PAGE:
If the charity which mē haue had frō the beginning of the world, vnto this day, or shall haue hereafter vntill the consummation thereof, with all their merits, and all the prayse & honour which they haue giuen vnto God, be put togeather; If the tor­ments and sufferings of all the Martyrs, who with such excessiue charity and heroi­call [Page 174] fortitude, offered their liues for the honour of God, if the pious and vertuous ex­ercises of holy Confessours, Patriarchs, Prophets, Mon­kes, Anchorets, Eremits & other who by another kind of Martyrdome, of longer continuance, and in some sorte more painfull and dif­ficult haue crucified & mas­sacred themselues with fa­stings, wearing of hayre­cloth, watchings, pennan­ce, and mortifications: fi­nally if all the vertue and perfection both of men and Angels, be layd togeather [Page 175] in one, yet all this put to­geather doth not please God so much, as doth one only Masse, sayd by the poorest Priest in the world. And to proceede yet further, the charity of the Blessed, is much more perfect & excel­lēt, then that of the greatest Saynt that liueth in the world, because it is charity proceeding from the cleere & perspicuous vision of the Diuine Essence. For this respect our Sauiour hauing extolled the sanctity of the glorious S. Iohn Baptist so farr,Mat. [...] as to say of him amōgst [Page 176] the Sonnes of womē there neuer arose any greater, nor more holy, he strayght ad­ded, Yet the last in the King­dome of Heauen, is greater then he. Now this being so proceeding higher in the forsayd consideration, I say, that though vnto the merits and vertues of all Saints that haue byn, or euer shall be, be added also the charity of the Blessed in Heauen, both of men, Angels, and of the most sacred Virgin Queene of thē all, all these put togeather cannot giue vnto God so much honour, nor so much [Page 177] prayse, nor so much contēt as a Masse doth, offered by any Priest.

And the reason hereof, hath been signifyed be­fore, to wit, that in all, and euery MASSE, Christ our Lord is the principal Priest, who actually makes the o­blation of that Sacrifice: and the proper office & duty of Priesthood is to giue prayse and honour vnto God. So that Christ in euery Masse is the chiefe worshipper and honour of God, & to make amends for our defects, he, as the chiefe and supreme [Page 178] Offerer, giues the thankes, the honour, prayse, and worship that is due vnto him: and most certayne it is, that all creatures put to­geather, cānot yet yield vn­to God so great honour, prayse, and content, as his only Sonne alone can doe. Whence it is consequēt that the Sacrifice of the Masse, aswell in regard of the thing offered, as also in respect of the person that offers: in­comparably exceedes all Religion, worship, and glo­ry which may be rendred vnto God, by all the crea­tures, [Page 179] both of Heauen and earth, that thus Priests may vnderstād what soueraigne treasures and richesse God hath put into their handes, whereby they may supply their wants, & enrich their pouerty. It is great pitty to behold with what facility & carlessenes many depriue themselues of such inestima­ble treasures, only because they will not take a little paynes to prepare themsel­ues, and make pure their consciences.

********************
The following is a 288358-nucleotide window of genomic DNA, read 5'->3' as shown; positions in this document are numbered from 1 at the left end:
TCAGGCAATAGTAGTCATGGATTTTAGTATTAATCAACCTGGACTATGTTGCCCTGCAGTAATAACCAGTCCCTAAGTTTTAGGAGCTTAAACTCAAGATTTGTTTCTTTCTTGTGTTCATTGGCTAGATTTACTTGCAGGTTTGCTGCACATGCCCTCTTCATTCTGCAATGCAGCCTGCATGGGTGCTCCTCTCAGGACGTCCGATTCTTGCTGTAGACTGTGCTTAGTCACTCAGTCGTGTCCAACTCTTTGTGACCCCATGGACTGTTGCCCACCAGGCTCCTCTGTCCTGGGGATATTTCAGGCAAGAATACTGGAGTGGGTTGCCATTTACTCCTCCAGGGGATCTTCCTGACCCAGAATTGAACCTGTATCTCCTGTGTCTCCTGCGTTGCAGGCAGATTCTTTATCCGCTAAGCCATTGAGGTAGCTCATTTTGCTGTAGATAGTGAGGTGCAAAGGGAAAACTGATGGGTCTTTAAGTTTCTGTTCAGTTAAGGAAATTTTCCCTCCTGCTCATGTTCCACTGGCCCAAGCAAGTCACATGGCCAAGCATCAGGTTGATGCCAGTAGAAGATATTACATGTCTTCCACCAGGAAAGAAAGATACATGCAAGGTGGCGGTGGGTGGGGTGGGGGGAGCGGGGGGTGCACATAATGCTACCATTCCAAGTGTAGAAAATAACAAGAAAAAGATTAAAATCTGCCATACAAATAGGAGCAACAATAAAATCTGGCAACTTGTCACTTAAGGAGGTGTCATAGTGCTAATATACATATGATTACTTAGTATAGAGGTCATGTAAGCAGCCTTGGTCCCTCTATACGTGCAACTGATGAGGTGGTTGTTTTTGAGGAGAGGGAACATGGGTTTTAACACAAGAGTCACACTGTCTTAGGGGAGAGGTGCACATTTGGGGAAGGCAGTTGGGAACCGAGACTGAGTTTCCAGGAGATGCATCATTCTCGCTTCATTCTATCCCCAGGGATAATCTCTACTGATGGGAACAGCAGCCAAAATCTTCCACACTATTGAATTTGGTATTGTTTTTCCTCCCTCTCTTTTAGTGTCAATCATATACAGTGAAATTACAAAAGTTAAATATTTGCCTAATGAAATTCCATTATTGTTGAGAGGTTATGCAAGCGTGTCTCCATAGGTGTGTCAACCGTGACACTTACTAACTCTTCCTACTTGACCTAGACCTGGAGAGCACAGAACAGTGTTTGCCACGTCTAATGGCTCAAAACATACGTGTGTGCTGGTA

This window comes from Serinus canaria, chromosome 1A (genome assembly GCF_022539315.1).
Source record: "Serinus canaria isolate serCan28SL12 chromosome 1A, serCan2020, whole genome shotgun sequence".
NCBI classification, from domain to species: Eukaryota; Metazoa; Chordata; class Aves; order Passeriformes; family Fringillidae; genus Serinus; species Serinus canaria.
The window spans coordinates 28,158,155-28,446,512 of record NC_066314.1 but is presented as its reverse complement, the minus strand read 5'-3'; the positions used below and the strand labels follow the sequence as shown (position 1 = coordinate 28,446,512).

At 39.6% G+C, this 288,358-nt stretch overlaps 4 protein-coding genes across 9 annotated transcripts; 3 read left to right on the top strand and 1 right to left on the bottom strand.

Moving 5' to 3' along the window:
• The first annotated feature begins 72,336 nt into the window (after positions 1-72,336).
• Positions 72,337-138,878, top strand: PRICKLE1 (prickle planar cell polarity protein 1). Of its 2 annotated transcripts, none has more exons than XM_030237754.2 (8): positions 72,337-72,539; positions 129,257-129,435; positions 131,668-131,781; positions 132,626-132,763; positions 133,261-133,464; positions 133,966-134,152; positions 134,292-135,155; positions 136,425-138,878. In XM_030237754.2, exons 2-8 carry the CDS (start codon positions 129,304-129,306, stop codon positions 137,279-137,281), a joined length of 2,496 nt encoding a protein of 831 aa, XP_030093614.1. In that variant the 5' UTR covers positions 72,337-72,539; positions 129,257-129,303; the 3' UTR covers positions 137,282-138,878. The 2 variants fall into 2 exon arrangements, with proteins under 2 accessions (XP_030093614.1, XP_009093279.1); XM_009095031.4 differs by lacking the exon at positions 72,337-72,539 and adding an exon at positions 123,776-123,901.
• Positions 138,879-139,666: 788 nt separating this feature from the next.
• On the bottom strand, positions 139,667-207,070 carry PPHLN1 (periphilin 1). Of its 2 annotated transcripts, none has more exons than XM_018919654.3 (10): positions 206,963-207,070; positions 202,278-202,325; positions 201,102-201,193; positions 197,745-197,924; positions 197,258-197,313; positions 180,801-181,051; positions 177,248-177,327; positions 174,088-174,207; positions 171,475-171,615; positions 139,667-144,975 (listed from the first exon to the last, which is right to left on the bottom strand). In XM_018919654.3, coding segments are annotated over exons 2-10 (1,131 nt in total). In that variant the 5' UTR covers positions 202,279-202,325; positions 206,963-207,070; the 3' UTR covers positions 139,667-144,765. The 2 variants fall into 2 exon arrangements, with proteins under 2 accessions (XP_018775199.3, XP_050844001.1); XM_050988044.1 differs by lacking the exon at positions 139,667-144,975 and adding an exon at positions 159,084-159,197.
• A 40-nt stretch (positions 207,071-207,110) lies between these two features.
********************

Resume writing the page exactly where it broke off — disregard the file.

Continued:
This most high and no­ble consideration, I find to [Page 180] my great content, in an Au­thour very spirituall & con­templatiue of this age. And because his stile and man­ner of writing makes mee probably iudge,F. Iohn de An­gelis. Tract. 2 of the Spiri­tuall cōflict the 13. Chap. that he re­ceaued that doctrine by spe­ciall inspiration of the holy Ghost, I will set downe his very wordes.

Considering with my selfe many tymes, the most high Mysteries of the holy Masse, and the office which God, out of great loue hath bestowed vpon vs, to con­secrate his most sacred Body and precious Bloud, and [Page 181] handle the same so familiar­ly, and receaue the same in­to our bowells: I haue iud­ged, and do dayly more and more cleerly and assuredly iudge, that the glory and pleasure which the eternall Father receaues, when the Priest offers vnto him, his most beloued Sonne, coue­red and inclosed within the most venerable Sacrament, is so great, that the glory & pleasure which all the Qui­res of Angels, and of the rest of the Blessed in Heauē of­fer him, in comparison here­of is as nothing. For the [Page 182] works of creatures how no­ble & high soeuer that they be, haue no proportiō with the works of the Creatour: and the Priest that offers vn­to the Eternall Father, and vnto the whole most Bles­sed Trinity, the most vene­rable person of the Sonne, in the Sacrament, offers God vnto God, and consequent­ly infinite prayse, infinite glory, infinit content, and finally all goodnes that is, the true and eternall good­nes. And the Angels with the whole celestiall Court, how great soeuer their ser­uices [Page 183] are that they do vnto God, how great soeuer the honours and contentments they yield him, though they continew for all Eternity, yet doe they not offer God vnto God, and consequent­ly all is little or nothing in respect of this most Diuine Oblation, in the which God himselfe is offered.